Recently I set about to change the hostname on a Splunk indexer. It should be pretty easy, right? Beware. It can be pretty nasty! Below is my experience.
I started with the basics.
Sadly, that wasn’t the end of it. I noticed right away Splunk complained of a few things:
TcpOutputProc - Forwarding to indexer group default-autolb-group blocked for 300 seconds.
WARN TcpOutputFd - Connect to 10.0.0.10:9997 failed. Connection refused
netstat -an | grep LISTEN
revealed that the server was not even listening on 9997 like it should be. I found this answer indicating it could be an issue with DNS tripping up on that server. I edited $SPLUNK_HOME/etc/system/local/inputs.conf with the following:
connection_host = none
but I also noticed that after I ran the command a short time later it was no longer listening on 9997. Attempting to telnet from the forwarder to the indexer in question revealed the same results – works at first, then quit working. Meanwhile no events are getting stored on that indexer.
I was pulling my hair out trying to figure out what was happening. Finally I discovered this gem on Splunk Answers:
Are you using the deployment server in your environment? Is it possible your forwarders’ outputs.conf got deployed to your indexer?
On the indexer:
./splunk cmd btool outputs list –debug
Sure enough! after running
./splunk cmd btool outputs list --debug
I discovered this little gem of a stanza:
That shouldn’t’ have been there! Digging into my deployment server I discovered that I had a server class with a blacklist, that is, it included all deployment clients except some that I had listed. The blacklist had the old hostname, which meant when I changed the indexer’s hostname it no longer matched the blacklist and thus was deployed a forwarder’s configuration, causing a forwarding loop. My indexer was forwarding back to the forwarder everything it was getting from the forwarder, causing Splunk to shut down port 9997 on the offending indexer completely.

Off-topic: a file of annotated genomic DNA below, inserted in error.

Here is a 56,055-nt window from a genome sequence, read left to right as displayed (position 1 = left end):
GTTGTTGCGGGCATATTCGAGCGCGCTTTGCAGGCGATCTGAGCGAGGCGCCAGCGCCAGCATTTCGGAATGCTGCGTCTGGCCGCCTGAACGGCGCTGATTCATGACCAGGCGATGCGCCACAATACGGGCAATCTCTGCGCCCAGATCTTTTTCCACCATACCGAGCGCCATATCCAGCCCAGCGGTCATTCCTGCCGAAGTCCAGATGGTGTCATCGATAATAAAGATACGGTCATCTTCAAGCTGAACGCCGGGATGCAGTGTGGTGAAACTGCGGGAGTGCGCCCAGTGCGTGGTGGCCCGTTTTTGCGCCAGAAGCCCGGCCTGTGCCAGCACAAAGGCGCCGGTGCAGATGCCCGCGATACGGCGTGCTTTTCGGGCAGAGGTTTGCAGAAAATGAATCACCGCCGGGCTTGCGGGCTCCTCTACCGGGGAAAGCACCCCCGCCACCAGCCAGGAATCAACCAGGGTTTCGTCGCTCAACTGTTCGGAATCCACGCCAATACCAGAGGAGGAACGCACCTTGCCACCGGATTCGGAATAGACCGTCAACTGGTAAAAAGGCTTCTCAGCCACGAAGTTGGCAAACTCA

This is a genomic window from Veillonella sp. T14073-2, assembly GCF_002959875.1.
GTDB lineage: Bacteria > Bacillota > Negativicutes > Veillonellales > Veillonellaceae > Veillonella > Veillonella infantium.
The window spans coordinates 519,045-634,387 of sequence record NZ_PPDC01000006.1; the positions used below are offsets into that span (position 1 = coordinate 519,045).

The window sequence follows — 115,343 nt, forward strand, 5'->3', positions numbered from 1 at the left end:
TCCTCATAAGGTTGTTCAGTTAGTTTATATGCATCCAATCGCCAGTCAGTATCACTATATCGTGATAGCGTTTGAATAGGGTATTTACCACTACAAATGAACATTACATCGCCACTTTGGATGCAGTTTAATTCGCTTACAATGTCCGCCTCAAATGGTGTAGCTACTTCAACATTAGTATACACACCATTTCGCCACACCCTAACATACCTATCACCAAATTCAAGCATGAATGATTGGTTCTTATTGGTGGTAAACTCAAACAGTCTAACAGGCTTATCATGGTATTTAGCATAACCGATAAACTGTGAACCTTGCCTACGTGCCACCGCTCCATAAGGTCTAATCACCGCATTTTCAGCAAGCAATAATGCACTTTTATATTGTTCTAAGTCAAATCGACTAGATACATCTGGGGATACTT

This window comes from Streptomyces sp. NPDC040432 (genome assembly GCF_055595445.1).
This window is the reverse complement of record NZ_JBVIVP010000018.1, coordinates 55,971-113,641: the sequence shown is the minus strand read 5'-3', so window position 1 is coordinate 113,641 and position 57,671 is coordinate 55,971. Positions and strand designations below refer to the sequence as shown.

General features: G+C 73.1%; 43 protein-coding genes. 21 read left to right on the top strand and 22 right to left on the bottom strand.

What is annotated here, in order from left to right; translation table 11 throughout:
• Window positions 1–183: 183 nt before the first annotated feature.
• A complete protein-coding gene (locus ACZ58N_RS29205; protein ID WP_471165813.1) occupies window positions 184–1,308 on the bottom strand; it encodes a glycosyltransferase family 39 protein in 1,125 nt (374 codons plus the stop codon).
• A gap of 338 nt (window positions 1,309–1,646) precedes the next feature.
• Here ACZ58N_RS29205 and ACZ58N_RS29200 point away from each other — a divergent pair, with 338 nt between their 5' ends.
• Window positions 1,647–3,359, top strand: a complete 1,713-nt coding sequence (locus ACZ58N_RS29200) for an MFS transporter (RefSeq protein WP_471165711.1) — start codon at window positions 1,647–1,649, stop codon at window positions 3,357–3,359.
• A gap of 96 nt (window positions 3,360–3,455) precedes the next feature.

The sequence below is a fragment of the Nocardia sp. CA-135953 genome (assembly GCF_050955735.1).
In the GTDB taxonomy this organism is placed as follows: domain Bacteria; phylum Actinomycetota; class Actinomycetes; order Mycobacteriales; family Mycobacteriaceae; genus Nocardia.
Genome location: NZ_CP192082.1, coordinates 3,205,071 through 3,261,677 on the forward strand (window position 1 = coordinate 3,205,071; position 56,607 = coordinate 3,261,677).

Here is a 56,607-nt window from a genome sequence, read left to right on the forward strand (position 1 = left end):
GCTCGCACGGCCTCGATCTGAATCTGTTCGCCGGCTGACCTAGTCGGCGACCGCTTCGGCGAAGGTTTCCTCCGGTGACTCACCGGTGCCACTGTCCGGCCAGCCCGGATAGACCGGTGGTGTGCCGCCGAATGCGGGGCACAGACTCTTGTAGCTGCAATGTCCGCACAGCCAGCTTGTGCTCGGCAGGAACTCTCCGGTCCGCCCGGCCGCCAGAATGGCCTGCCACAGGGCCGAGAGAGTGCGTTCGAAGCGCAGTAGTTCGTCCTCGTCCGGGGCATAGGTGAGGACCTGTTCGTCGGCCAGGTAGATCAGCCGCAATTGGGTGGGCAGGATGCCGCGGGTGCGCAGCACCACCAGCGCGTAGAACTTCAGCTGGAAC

After getting all that set up I noticed Splunk was only returning searches from the indexers whose hostnames I had not changed. Everything looked good in the distributed search arena – status was OK on all indexers; yet I still was not getting any results from the indexer whose name I had changed, even though it was receiving events! This was turning into a problem. It was creating a blind spot.
Connections great, search status great, deployment status good.. I didn’t know what else to do. I finally thought to reload Splunk on the search head that had been talking to the server whose name I changed. Success! Something in the search head must have made it blind to the indexer once its name had changed. Simply restarting Splunk on the search head fixed it.
In short, if you’re crazy enough to change the name of one of your indexers in a distributed Splunk environment, make sure you do the following:
- Change hostname on the OS
- Change ServerName in Splunk config files
- Add connection_host = none in inputs.conf (optional?)
- Clean up your deployment server
- Delete old hostname from clients phoning home
- MAKE SURE the new hostname won’t be sucked up into an unwanted server class
- Clean up your search head
- Delete old hostname search peer
- Add new hostname search peer
- Restart search head